None of the family was too surprised when Momma didn’t return from her trip to Las Vegas.
“Charlene always was a wild one,” Aunt Sadie said, making a small sign of the cross on her chest. “She don’t give a fig for those three young ‘uns. Dumps ’em on any critter that’ll take ‘em.”
Aunt Lou, shook her head, kinda sad like, and shoved a cookie at me. “Y’ all go out and play with yor brothers. No call for ya to be sittin’ there listenin’ to yor elders.”
I sat on the porch, and my aunts’ voices drifted though the open window.
“Member how she came home last time with two black eyes, and her lip cut so bad we had to get th’ doc to stitch it?” Lou said.
“When she took up with Billy Joe?”
“Yup — heard he did jail time. Took some woman for her savings,” Lou replied
“I’m hopin’ Charlene ain’t taken up with him again. I pity them kids of hers, they ain’t got no life.”
I didn’t want to hear no more, and clapped my hands over my ears. They was so wrong. When momma was home, things was good. Momma wasn’t into praying and washing all the time, like Aunt Sadie and Lou. We had burgers or pizza most nights. When uncles called an’ they went upstairs with Momma, her giggling fit to bust, why we had a fine ol’ time sitting in the crawl space under the porch, sharin’ beer we stole from the fridge. One time I took the truck keys from one of them big ‘ol boys momma was sleepin’ with — took me an’ Bubba an’ Chuck on a wild ride across the fields and we didn’t even get a whuppin’ for it.
Momma had been gone fer about three years when my thirteenth birthday came round. The circus was in the next town. I’d never bin to a circus so took my savin’s from the jar under my bed an’ caught the bus to where it was at. I guess my eyes was poppin’ what with the elephants and lions and the ladies in spangles tights spinnin’ from ropes way at the top of the tent. When it was over I bought a taffy apple and tried out the side shows. I won a doll on the rifle shoot, and gave it to a l’il ‘ol girl who was cryin’ fit to bust cause she had to go home. One of the shows was called sleepin’ beauty, although I wasn’t that interested I still had six cents left and thought I may as well go fer broke and spend the lot. It were dark in th’ tent save fer one light bouncing offa glass coffin. A shiver went up my spine as I walked up ta take a look.
I opened my mouth in a silent scream ‘cause there lay Momma all waxy and still. I knew straight off it was her, she still had the little scar on her lip where Doc had stitched it. I started hollerin’ and cryin’ and the side-show owner pulled me outside.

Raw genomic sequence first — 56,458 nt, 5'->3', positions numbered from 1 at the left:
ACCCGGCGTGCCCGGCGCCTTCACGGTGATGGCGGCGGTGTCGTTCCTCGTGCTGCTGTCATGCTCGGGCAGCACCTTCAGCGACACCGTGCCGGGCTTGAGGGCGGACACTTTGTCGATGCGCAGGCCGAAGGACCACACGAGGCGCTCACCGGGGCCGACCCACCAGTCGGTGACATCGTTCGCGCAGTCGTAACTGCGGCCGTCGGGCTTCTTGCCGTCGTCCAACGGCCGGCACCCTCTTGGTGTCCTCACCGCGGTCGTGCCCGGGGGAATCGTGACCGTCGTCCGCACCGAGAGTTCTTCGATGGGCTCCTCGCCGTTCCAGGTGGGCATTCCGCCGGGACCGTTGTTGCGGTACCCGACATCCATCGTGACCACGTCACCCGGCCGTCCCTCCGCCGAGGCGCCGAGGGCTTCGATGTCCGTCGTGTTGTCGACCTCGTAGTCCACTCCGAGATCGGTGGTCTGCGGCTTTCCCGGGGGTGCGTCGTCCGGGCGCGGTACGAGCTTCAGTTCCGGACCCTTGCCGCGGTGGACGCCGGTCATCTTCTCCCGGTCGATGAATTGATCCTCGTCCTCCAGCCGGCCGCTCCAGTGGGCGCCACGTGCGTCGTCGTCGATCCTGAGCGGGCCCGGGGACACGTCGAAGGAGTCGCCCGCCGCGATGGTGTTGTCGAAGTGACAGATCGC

“What ya makin’ all that fuss for, boy?” he said.
“That’s my momma you got in that there glass case.”
I swear his hair stood on end. He put his hand over my mouth and whispered.
“Listen here, boy. She ain’t real, she’s made a wax — so I’ll give yor six cents back and a dollar extra to keep yor mouth shut.”
“You kin keep your doggoned money — I know that’s my Momma — I’m telling the sheriff.”
His fingers went tight on my shoulders and he said in a soothing tone. “Okay here’s the truth of it. She was sold to me a while back by some passing stranger. She was already laid in that airtight coffin, lookin’ pretty as a kitten. I didn’t want no one shoving her in some dark hole and shovelling dirt on her. Now, do you want that to happen? Cause sure as hell it will if you tell the Sheriff. This way you kin see her — fer free whenever we come to town.”
Well my legs was all weak and my head in a whirl while I thought about what he said. Always beautiful or moulderin’ in some grave, didn’t seem like a choice to me.
“Her name’s Charlene,” I said and walked away.
I go and see Momma every year when the circus hits town. The sideshow keeper lets me talk to her alone between shows. I tell her about the kids, how Bubba got hitched last year and has a young ‘un on the way, and how Chuck joined the Marines and is doing fine. She looks so alive, well, nothin’ that some face cream wouldn’t fix. Sometimes I wish she could talk — tell me what happened — if it was Billy Joe that kilt her, and sold her to the circus.
Maureen Wilkinson is a British writer, who starts with the idea of writing a moving literary piece and always seems to end up with a dead body. Ah well, maybe some day!